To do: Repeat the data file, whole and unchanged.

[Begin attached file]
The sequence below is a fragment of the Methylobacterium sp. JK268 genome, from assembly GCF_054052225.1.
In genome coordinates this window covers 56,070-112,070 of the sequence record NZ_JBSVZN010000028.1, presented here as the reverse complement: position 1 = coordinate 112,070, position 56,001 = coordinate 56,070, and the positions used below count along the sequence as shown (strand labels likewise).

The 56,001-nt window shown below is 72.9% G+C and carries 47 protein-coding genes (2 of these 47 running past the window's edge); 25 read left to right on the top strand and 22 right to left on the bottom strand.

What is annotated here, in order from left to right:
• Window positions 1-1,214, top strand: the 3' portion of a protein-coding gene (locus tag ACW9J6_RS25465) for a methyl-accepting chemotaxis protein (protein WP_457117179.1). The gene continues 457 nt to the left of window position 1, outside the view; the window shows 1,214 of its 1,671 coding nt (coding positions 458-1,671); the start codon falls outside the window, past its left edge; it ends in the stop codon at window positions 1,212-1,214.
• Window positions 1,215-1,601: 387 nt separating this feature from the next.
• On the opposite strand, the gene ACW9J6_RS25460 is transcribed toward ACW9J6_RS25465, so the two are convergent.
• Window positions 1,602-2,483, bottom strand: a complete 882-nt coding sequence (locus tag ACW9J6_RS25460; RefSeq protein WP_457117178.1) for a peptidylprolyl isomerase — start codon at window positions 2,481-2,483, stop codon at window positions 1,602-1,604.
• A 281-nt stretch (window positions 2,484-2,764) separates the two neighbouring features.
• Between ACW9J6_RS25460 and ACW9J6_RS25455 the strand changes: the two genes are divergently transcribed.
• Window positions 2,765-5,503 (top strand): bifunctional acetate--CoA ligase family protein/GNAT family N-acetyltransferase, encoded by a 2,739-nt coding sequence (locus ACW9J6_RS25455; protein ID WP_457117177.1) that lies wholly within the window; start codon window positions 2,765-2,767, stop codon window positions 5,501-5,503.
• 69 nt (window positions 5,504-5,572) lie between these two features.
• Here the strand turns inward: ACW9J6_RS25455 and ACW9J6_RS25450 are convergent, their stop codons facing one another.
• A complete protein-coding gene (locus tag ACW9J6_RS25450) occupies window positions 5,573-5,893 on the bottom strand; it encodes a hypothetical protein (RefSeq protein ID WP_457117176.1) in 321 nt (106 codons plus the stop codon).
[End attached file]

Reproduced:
The sequence below is a fragment of the Methylobacterium sp. JK268 genome, from assembly GCF_054052225.1.
In genome coordinates this window covers 56,070-112,070 of the sequence record NZ_JBSVZN010000028.1, presented here as the reverse complement: position 1 = coordinate 112,070, position 56,001 = coordinate 56,070, and the positions used below count along the sequence as shown (strand labels likewise).

The 56,001-nt window shown below is 72.9% G+C and carries 47 protein-coding genes (2 of these 47 running past the window's edge); 25 read left to right on the top strand and 22 right to left on the bottom strand.

What is annotated here, in order from left to right:
• Window positions 1-1,214, top strand: the 3' portion of a protein-coding gene (locus tag ACW9J6_RS25465) for a methyl-accepting chemotaxis protein (protein WP_457117179.1). The gene continues 457 nt to the left of window position 1, outside the view; the window shows 1,214 of its 1,671 coding nt (coding positions 458-1,671); the start codon falls outside the window, past its left edge; it ends in the stop codon at window positions 1,212-1,214.
• Window positions 1,215-1,601: 387 nt separating this feature from the next.
• On the opposite strand, the gene ACW9J6_RS25460 is transcribed toward ACW9J6_RS25465, so the two are convergent.
• Window positions 1,602-2,483, bottom strand: a complete 882-nt coding sequence (locus tag ACW9J6_RS25460; RefSeq protein WP_457117178.1) for a peptidylprolyl isomerase — start codon at window positions 2,481-2,483, stop codon at window positions 1,602-1,604.
• A 281-nt stretch (window positions 2,484-2,764) separates the two neighbouring features.
• Between ACW9J6_RS25460 and ACW9J6_RS25455 the strand changes: the two genes are divergently transcribed.
• Window positions 2,765-5,503 (top strand): bifunctional acetate--CoA ligase family protein/GNAT family N-acetyltransferase, encoded by a 2,739-nt coding sequence (locus ACW9J6_RS25455; protein ID WP_457117177.1) that lies wholly within the window; start codon window positions 2,765-2,767, stop codon window positions 5,501-5,503.
• 69 nt (window positions 5,504-5,572) lie between these two features.
• Here the strand turns inward: ACW9J6_RS25455 and ACW9J6_RS25450 are convergent, their stop codons facing one another.
• A complete protein-coding gene (locus tag ACW9J6_RS25450) occupies window positions 5,573-5,893 on the bottom strand; it encodes a hypothetical protein (RefSeq protein ID WP_457117176.1) in 321 nt (106 codons plus the stop codon).